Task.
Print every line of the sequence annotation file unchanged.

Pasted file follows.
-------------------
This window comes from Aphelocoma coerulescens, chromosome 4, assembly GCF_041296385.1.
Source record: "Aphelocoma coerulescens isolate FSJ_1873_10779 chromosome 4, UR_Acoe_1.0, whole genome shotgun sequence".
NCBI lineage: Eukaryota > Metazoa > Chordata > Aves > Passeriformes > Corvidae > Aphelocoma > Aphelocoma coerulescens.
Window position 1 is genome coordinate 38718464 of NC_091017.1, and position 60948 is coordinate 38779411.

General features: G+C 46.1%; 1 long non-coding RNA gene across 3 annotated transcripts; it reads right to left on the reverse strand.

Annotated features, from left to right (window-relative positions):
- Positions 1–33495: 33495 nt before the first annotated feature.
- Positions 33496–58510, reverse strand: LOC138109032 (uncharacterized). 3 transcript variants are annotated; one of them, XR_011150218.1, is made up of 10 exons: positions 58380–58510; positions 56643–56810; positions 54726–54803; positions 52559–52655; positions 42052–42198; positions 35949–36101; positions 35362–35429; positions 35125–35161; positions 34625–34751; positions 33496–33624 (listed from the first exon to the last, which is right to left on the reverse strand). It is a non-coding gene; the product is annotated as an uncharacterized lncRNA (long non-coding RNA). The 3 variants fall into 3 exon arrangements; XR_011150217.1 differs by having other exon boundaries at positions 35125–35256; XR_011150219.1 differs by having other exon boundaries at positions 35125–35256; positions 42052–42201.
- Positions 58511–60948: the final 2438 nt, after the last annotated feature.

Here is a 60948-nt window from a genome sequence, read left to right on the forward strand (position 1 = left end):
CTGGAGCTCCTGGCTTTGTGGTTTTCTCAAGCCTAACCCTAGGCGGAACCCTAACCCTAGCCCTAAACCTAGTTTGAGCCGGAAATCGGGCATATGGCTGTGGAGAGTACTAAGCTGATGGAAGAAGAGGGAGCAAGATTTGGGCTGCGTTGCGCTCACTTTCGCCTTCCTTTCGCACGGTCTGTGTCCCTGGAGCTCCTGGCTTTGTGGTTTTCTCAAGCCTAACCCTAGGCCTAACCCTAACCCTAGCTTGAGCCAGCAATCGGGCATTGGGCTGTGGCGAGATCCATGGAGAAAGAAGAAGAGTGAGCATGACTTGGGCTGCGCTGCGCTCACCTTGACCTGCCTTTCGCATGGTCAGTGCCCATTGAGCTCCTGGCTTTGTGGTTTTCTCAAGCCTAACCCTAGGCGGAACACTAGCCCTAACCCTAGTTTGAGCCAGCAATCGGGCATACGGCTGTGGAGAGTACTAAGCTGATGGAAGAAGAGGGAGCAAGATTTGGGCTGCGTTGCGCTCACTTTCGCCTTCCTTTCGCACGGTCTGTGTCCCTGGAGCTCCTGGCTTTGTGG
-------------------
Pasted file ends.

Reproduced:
This window comes from Aphelocoma coerulescens, chromosome 4, assembly GCF_041296385.1.
Source record: "Aphelocoma coerulescens isolate FSJ_1873_10779 chromosome 4, UR_Acoe_1.0, whole genome shotgun sequence".
NCBI lineage: Eukaryota > Metazoa > Chordata > Aves > Passeriformes > Corvidae > Aphelocoma > Aphelocoma coerulescens.
Window position 1 is genome coordinate 38718464 of NC_091017.1, and position 60948 is coordinate 38779411.

General features: G+C 46.1%; 1 long non-coding RNA gene across 3 annotated transcripts; it reads right to left on the reverse strand.

Annotated features, from left to right (window-relative positions):
- Positions 1–33495: 33495 nt before the first annotated feature.
- Positions 33496–58510, reverse strand: LOC138109032 (uncharacterized). 3 transcript variants are annotated; one of them, XR_011150218.1, is made up of 10 exons: positions 58380–58510; positions 56643–56810; positions 54726–54803; positions 52559–52655; positions 42052–42198; positions 35949–36101; positions 35362–35429; positions 35125–35161; positions 34625–34751; positions 33496–33624 (listed from the first exon to the last, which is right to left on the reverse strand). It is a non-coding gene; the product is annotated as an uncharacterized lncRNA (long non-coding RNA). The 3 variants fall into 3 exon arrangements; XR_011150217.1 differs by having other exon boundaries at positions 35125–35256; XR_011150219.1 differs by having other exon boundaries at positions 35125–35256; positions 42052–42201.
- Positions 58511–60948: the final 2438 nt, after the last annotated feature.

Here is a 60948-nt window from a genome sequence, read left to right on the forward strand (position 1 = left end):
CTGGAGCTCCTGGCTTTGTGGTTTTCTCAAGCCTAACCCTAGGCGGAACCCTAACCCTAGCCCTAAACCTAGTTTGAGCCGGAAATCGGGCATATGGCTGTGGAGAGTACTAAGCTGATGGAAGAAGAGGGAGCAAGATTTGGGCTGCGTTGCGCTCACTTTCGCCTTCCTTTCGCACGGTCTGTGTCCCTGGAGCTCCTGGCTTTGTGGTTTTCTCAAGCCTAACCCTAGGCCTAACCCTAACCCTAGCTTGAGCCAGCAATCGGGCATTGGGCTGTGGCGAGATCCATGGAGAAAGAAGAAGAGTGAGCATGACTTGGGCTGCGCTGCGCTCACCTTGACCTGCCTTTCGCATGGTCAGTGCCCATTGAGCTCCTGGCTTTGTGGTTTTCTCAAGCCTAACCCTAGGCGGAACACTAGCCCTAACCCTAGTTTGAGCCAGCAATCGGGCATACGGCTGTGGAGAGTACTAAGCTGATGGAAGAAGAGGGAGCAAGATTTGGGCTGCGTTGCGCTCACTTTCGCCTTCCTTTCGCACGGTCTGTGTCCCTGGAGCTCCTGGCTTTGTGG